5 Questions with Telstra CMO, Joe Pollard

Nathan Birch, Interbrand CEO Australia interviews Joe Pollard, Telstra Chief Marketing Officer. Joe talks about how Telstra is increasing its international investments and the importance of the Asia Pacific market in driving growth for its Enterprise business, in particular.

Where is Telstra at in its brand journey in the Asian region?

Telstra Q&A Interbrand

Telstra is on a journey to strengthen our global brand and bring to life what it means to be a world class technology company. In July 2016, we took the step to evolve our brand with a promise to create better ways for everyone to thrive in a connected world. Our new brand work and clearly articulated vision was specifically designed to help us become a truly global brand. This was, and continues to be, important for our business, and our enterprise business, in particular, to help unlock new growth opportunities, to continue to evolve our business portfolio and transform towards a scalable and global enterprise platform.

Asia is an especially important region for Telstra as growth in our enterprise business is increasingly coming from our international portfolio, especially in Asian countries. We have come a long way in the last few years, from 8% awareness across Asia in Dec 2014 to 33% in March of 2017. Asia, however is a not just one homogenous market for us, so the awareness and consideration levels differ considerably across countries, with some as high as 71%. It is worth noting that we have increased our investment in the region, with the acquisition in 2014 of the Asia-based telecommunications provider, Pacnet, which owns data centers throughout the region—including China—and a 46,000 km undersea cable network. Along with its undersea network and 109 access points globally, Pacnet is the first and only foreign company licensed to provide IPVPN (internet protocol virtual private network) services and data center network services in China.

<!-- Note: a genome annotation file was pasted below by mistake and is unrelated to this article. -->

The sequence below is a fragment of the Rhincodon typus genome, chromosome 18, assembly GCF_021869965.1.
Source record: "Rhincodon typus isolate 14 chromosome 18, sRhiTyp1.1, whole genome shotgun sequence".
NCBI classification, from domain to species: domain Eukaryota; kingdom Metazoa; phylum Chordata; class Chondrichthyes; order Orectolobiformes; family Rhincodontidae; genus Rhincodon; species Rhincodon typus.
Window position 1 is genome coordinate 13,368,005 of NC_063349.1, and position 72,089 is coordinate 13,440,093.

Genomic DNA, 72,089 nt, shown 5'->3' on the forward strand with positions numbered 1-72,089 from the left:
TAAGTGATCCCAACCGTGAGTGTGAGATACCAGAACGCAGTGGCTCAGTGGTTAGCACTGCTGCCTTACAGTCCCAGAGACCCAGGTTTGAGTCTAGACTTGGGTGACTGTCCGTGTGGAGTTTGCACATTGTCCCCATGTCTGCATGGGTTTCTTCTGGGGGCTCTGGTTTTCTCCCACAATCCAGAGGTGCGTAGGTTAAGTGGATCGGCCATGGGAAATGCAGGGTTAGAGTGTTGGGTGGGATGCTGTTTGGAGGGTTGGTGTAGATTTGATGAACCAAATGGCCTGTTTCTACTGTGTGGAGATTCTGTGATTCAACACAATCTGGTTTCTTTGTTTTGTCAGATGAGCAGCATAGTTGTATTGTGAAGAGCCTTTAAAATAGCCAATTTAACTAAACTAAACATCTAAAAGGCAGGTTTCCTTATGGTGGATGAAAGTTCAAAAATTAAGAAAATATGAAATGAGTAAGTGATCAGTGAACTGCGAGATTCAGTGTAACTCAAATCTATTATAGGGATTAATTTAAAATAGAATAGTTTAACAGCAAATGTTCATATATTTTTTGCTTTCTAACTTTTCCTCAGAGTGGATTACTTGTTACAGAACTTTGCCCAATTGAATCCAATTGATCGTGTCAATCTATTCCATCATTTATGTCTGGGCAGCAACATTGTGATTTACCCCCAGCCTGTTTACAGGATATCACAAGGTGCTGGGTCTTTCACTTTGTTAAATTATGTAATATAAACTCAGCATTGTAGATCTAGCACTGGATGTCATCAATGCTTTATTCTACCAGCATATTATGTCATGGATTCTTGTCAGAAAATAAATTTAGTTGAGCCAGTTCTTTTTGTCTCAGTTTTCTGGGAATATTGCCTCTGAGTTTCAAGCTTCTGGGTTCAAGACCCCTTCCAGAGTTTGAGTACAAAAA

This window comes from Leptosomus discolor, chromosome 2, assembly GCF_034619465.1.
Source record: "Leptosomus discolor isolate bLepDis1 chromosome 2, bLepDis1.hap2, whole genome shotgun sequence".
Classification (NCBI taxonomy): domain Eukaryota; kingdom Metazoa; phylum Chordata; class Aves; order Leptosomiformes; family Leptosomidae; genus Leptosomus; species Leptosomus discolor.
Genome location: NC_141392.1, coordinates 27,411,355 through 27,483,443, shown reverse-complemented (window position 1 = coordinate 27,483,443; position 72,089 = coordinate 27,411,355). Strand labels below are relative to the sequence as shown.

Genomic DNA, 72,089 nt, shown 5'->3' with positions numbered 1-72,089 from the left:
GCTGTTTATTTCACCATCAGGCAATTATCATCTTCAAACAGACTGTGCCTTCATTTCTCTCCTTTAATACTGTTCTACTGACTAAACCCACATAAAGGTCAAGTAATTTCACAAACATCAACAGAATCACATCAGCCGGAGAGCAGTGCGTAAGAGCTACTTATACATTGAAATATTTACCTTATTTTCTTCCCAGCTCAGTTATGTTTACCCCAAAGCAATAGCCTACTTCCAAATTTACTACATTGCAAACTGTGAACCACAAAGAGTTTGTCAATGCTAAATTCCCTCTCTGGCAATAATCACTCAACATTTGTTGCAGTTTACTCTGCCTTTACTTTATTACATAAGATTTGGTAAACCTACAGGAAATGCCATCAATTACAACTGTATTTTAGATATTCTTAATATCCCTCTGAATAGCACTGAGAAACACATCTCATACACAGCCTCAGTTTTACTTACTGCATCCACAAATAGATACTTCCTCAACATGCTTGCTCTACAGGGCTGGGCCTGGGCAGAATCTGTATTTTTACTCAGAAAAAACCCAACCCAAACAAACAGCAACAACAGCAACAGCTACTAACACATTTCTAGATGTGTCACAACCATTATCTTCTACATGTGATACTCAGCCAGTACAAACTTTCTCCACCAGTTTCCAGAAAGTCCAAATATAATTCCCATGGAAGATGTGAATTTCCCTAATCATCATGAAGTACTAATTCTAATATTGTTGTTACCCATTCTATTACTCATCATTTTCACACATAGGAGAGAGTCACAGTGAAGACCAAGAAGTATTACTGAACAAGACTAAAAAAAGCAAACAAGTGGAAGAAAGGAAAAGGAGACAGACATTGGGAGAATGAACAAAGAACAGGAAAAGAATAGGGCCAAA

In the 2017 Gartner Critical Capabilities survey for Network Services, Asia Pacific, Telstra maintained leadership in both High Capacity Network and Low Latency Network categories with a significant lead over our closest competitor. These results are an affirmation of our leadership in network services, in both traditional and disruptive offerings, as well as our commitment to creating differentiation through customer experience. 

How important is brand engagement in the Australian market?  Is this different in the APAC region?

Our services outside Australia are B2B, so engagement is primarily enterprise-based. We also have a substantial wholesale service so it’s important that our brand is reputable amongst our industry peers. Because we are not as well known in Asia as we are in Australia, the importance of consistency in messaging and brand attributes and drivers is critical. Competition is extensive and customers have considerable choice.